This Monday and Tuesday, there was no school, thanks to the last two days of Carnevale. Carnevale, Italian for "carnival," is the period of celebration before Lent.
It is like a very extended Mardi Gras/Fat Tuesday.
On Monday, I went to Venice, a city that really goes all-out for Carnevale celebrations. Before I left, my host mother told me I'd chosen one of the best days of the year to see Venice for the first time. I decided to consider Monday's trip my first ever to Venice. I'd been there before, on the trip I took to Italy when I was little, but I only remember my impressions of the pretty little glass animals and of chasing the pigeons.
This time, I went with my friends Asena from Turkey and Ursi from Australia. We met at the Brescia train station at 10 a.m., and our train left at about 10:30. The ride between Brescia and Venice took some where between an hour and a half and two hours, so we arrived in Venice at around lunchtime.
Venice is an island, but the train goes a ways on a bridge over water, so the train station is right in the city. When we exited the train station we found ourselves in front of a wide canal full of gondolas. To our left was a beautiful church surrounded by white marble statues, and a bridge, which we crossed.
We followed the signs for Piazza San Marco. I could see why Venice is called the City of Mazes, because with all the narrow alleyways, and our twisting, turning path, I completely lost my sense of direction.
Just walking around in Venice was a great pleasure because around every corner there were shops with incredible window displays. We passed markets with huge stands of iced fish with big open mouths, garnished with greens and citrus fruits. We passed clothing shops, souvenir shops, bookshops, cafés, bakeries, hotels with glimpses of grand entryways through the glass doors, and countless shops crammed with the most beautiful, elaborate masks I'd ever seen in my entire life. Many of the people we walked by wore such masks, and there was a major sense of celebration in the air.
Ursi and I bought masks because we figured they were the perfect souvenirs from Venice during Carnevale. The one I bought looks like delicate white lace and was covered in sparkles. Ursi got a black and gold mask with three large black feathers at the top. Asena decided to get her face painted instead because she'd bought a mask before, on an earlier trip to Venice.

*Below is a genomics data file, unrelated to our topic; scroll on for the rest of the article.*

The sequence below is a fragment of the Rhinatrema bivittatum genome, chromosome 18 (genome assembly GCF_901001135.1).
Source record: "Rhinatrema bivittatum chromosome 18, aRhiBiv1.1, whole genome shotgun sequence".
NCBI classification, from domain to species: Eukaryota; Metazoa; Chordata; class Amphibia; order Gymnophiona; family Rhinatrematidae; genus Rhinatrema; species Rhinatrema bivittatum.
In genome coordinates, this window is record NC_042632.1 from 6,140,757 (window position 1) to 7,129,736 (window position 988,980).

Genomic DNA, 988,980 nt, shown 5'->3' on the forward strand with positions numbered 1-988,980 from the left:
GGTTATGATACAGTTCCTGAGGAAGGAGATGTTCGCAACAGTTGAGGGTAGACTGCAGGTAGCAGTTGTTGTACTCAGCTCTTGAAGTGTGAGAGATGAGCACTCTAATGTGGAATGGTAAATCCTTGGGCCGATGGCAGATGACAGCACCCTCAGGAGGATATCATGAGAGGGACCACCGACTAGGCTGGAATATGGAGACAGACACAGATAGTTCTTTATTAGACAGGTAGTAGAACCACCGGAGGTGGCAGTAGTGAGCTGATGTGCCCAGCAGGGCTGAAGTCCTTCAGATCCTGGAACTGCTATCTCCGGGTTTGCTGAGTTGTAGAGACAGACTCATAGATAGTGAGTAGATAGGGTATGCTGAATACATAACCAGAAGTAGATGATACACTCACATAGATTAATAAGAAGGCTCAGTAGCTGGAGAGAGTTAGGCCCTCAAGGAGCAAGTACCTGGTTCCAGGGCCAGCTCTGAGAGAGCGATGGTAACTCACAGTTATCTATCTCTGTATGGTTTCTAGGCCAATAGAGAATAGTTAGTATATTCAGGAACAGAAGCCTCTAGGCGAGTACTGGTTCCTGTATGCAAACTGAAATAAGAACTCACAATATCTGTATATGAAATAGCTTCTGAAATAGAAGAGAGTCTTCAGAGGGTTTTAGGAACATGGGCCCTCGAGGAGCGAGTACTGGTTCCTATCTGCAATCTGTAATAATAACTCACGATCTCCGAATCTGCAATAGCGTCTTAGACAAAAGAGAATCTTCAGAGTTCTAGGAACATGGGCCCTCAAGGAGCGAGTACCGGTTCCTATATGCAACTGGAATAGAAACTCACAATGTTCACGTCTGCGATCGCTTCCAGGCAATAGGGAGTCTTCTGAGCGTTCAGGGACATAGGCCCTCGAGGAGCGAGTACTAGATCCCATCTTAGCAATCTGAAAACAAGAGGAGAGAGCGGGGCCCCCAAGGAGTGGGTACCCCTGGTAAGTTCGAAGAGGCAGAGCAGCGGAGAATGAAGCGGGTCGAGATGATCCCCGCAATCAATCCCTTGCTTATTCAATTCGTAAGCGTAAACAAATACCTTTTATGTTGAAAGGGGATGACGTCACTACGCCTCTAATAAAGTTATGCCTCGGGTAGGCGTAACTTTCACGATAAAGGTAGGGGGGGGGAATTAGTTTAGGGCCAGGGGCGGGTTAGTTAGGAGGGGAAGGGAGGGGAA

Before we'd reached Piazza San Marco, we decided we were all hungry and needed to get some lunch. We'd walked by many places to eat, but weren't sure which would be best to go into, so we decided to ask a local for advice. This is always a good idea in Italy because people take pride in knowing the best restaurants in their areas. We popped into a jewelry store with a well-fed-looking gentleman behind the desk. We told him we wanted a good lunch and he gave us directions to Trattoria alla Madonna, a crowded eatery on a side street right off the Canal Grande, near the Rialto Bridge.
It was an excellent choice. The restaurant had nine rooms, displaying paintings by contemporary Italian artists. I didn't realize until I did a bit of research, but Andrew Zimmern went to this very same restaurant on an episode of Travel Channel's Bizarre Foods. This hugely excites me because, as a budding traveler and eater-of-food, that show is one of my favorites.
There was a Turkish waiter at the restaurant and he was thrilled to have a chance to speak his native language with Asena. We didn't even have to glance at the menu. The waiter insisted on bringing us all the best dishes the restaurant has to offer.
Our first course was a small silver fish with a few slices of onion on top. I think it was pickled. It didn't taste too powerfully fishy. It was more a tangy, salty flavor, like vinegar.
Next there was the orange shell of some sort of crustacean with a salad of its white meat inside. This was yummy as well, especially with a drizzle of lemon juice squeezed over it.
The third platter that came out was something a bit more familiar to me: caprese. It's slices of tomatoes and mozzarella cheese over a bed of fresh greens, garnished with some basil. Simple, yet delicious.
Lastly we had spaghetti with clams. The ceremony of using the fork to nudge them out of their little shells and into the noodles, then tossing the shells onto another plate is nice for me. I always find that such processes of eating somehow heighten my enjoyment of a meal.
We didn't stay for coffee or sweets at the Trattoria alla Madonna. Asena had in mind another place for that- a famous café in Piazza San Marco that she'd been to with her family on her last trip to Venice. So, after our lunch we continued follow the Piazza San Marco signs through Venice's spiraling maze.
Chandler West is a Rock Hill High School student who is spending her senior year in Italy. She writes about her adventures abroad each week in The Herald. This is the first of two columns about her visit to Venice.